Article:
The Oscar-winning actor brings her signature dynamism to Todd Haynes’s twisted melodrama, May December.
Not long after Todd Haynes first suggested Julianne Moore read Samy Burch’s screenplay for May December, the Oscar-winning actor recalls feeling utterly captivated by the story, which turns on the tense relationship between a woman who was once at the center of a tabloid scandal and the television actor preparing to play her in an upcoming independent film. “I loved this script when I first read it,” Moore says. “It’s interesting. It felt slight at first. But the minute you get into it, it’s unbelievably sturdy. It holds a tremendous amount of feeling and humanity and complexity.”
Moore, of course, is famous for the humanity she’s brought to a range of deeply complicated women in such films as 1998’s The Big Lebowski, 2009’s A Single Man, 2010’s The Kids Are All Right, and 2014’s Still Alice, for which she won her only Oscar to date, as a linguistics professor grappling with early-onset Alzheimer’s disease. Equally adept at drama and comedy, onstage and onscreen, Moore has proven time and time again in her four-decade career that she’s one of the most versatile and most watchable performers not only of her generation, but, perhaps, of all time.
Still, despite that wealth of experience, Haynes’s latest character drama presented Moore with what might be one of the most challenging, yet rewarding, acting experiences of her career. The actor plays Gracie Atherton-Yoo, a master manipulator blinded by denial about the crimes of her past, seemingly oblivious to the emotional carnage she’s caused and desperate to present an image of domestic perfection to the outside world. Portraying Gracie’s emotional core on the big screen required Moore to balance a woman who is at once wildly insecure and supremely confident.
When May December opens, it’s been almost two decades since a 36-year-old Gracie embarked on what she considered an “affair” with then 13-year-old Joe, a crime for which she served time in prison, where she gave birth to their first daughter. Now a relatively old married couple stuck in routine, Gracie and Joe — played with devastating pathos by Charles Melton — are preparing to send their youngest children, twins Charlie and Mary, off to college. That’s when Elizabeth Berry, an actor played by Oscar winner Natalie Portman, arrives at the couple’s Savannah, Georgia home, hoping to study Gracie’s mannerisms and gain insight into her psychology as fodder for her own screen performance.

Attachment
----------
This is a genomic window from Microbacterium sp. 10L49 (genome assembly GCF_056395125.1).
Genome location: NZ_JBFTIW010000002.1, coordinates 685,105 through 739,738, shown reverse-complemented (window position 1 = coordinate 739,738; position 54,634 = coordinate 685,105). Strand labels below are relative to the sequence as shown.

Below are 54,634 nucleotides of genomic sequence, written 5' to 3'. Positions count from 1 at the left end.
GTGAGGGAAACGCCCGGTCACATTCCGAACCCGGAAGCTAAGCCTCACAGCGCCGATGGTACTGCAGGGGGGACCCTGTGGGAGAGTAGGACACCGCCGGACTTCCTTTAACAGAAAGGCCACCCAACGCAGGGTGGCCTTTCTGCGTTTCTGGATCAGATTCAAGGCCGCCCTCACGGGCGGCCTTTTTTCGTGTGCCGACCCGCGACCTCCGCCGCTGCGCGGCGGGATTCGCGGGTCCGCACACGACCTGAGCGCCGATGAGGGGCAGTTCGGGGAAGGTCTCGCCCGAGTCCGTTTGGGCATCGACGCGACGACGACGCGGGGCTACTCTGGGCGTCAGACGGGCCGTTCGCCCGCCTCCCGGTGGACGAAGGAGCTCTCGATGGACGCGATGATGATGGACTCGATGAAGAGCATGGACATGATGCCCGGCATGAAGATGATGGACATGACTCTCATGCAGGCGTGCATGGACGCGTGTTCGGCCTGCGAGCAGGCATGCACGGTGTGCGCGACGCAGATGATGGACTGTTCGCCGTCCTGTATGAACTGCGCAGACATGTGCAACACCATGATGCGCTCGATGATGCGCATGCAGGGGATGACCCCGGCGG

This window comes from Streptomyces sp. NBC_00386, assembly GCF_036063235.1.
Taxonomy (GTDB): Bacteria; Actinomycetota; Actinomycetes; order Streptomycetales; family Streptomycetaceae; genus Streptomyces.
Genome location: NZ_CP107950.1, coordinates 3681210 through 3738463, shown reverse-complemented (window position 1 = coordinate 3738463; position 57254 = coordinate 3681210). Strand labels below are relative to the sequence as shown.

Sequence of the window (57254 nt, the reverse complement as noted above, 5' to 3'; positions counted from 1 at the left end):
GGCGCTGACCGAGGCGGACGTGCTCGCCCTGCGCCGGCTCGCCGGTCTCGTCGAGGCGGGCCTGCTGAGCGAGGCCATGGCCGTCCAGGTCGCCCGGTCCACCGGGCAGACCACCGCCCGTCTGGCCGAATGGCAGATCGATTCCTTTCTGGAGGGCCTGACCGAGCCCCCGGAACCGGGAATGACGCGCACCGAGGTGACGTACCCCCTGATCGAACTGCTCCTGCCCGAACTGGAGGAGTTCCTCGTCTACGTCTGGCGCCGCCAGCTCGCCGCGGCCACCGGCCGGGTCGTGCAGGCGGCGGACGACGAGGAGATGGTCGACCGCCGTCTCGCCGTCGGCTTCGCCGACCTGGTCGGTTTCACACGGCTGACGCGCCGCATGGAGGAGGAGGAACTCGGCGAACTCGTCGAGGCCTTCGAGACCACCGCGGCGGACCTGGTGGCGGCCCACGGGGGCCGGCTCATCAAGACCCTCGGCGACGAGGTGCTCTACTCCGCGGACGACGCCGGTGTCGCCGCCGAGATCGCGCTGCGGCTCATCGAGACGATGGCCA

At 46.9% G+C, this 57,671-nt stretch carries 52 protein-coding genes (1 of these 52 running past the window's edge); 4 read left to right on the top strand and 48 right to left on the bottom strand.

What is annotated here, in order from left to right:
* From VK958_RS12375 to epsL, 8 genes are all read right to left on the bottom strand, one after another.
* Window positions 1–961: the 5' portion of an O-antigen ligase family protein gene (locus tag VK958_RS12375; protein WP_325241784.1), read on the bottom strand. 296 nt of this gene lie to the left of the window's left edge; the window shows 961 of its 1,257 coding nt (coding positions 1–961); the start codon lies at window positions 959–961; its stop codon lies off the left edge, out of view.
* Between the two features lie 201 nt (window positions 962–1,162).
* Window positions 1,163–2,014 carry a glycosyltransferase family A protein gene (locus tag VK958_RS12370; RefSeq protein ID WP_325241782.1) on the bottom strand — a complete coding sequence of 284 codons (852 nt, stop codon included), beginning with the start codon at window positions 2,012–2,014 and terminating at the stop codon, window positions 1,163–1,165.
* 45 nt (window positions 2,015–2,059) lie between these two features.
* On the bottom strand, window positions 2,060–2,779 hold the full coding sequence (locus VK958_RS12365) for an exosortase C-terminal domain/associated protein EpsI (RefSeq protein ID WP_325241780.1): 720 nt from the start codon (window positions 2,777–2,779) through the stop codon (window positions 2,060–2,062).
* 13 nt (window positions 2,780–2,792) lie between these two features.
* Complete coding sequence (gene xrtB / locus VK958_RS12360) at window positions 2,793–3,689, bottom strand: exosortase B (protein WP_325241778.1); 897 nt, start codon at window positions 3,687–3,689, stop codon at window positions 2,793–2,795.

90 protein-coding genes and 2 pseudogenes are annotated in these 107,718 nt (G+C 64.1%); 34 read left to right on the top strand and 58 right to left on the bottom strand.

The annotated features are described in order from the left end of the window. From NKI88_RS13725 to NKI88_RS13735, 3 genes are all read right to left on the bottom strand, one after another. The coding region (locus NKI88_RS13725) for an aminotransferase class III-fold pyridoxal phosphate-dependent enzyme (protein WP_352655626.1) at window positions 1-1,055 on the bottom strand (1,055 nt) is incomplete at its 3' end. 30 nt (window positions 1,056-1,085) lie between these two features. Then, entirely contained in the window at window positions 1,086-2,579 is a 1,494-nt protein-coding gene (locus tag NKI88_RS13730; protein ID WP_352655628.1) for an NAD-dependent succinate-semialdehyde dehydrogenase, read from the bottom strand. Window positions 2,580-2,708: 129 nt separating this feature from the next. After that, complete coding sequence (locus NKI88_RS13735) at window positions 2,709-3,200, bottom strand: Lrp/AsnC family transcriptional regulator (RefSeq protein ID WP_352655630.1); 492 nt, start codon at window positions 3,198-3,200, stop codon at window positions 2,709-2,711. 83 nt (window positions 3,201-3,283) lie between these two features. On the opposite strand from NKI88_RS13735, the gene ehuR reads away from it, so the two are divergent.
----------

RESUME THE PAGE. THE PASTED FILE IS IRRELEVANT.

Observer and subject soon find themselves locked in a strange adversarial dance of mutual fascination and mistrust, as Gracie frustrates Elizabeth’s attempts to look beneath her peaceful façade. “For Gracie, there’s been a tremendous amount of judgment about her,” Moore says of the characters’ back-and-forth. “She wants to say, ‘See me. Know who I am. Know why I’ve made these choices.’ She wants to be known. I think that there’s something really interesting about that, about letting somebody into your very, very private life to explore, to see who you are. But, of course, Gracie’s also presenting a version of herself that she wants to be known. I think Elizabeth becomes more dangerous as Gracie realizes that she can’t control her own narrative.”
Performative femininity has been a throughline in Haynes’s career, as has his decades-long creative partnership with Moore. May December is the fifth film that the pair has made since Haynes cast the actor in his paranoid character study, Safe. Moore was then a rising star who’d played small roles in such early 90s classics as The Hand That Rocks the Cradle and The Fugitive. The former army brat from Fort Liberty, North Carolina initially found her way to acting during her time at Boston University, then moved to New York to do theater Off Broadway after graduation. Roles on soap operas and in TV movies followed, but it was Haynes’s 1995 film Safe, in which Moore played an affluent Southern California housewife who goes to extremes to protect herself from a mysterious allergen, that announced her as a preeminent talent and brought both Moore and Haynes Independent Spirit Award nominations.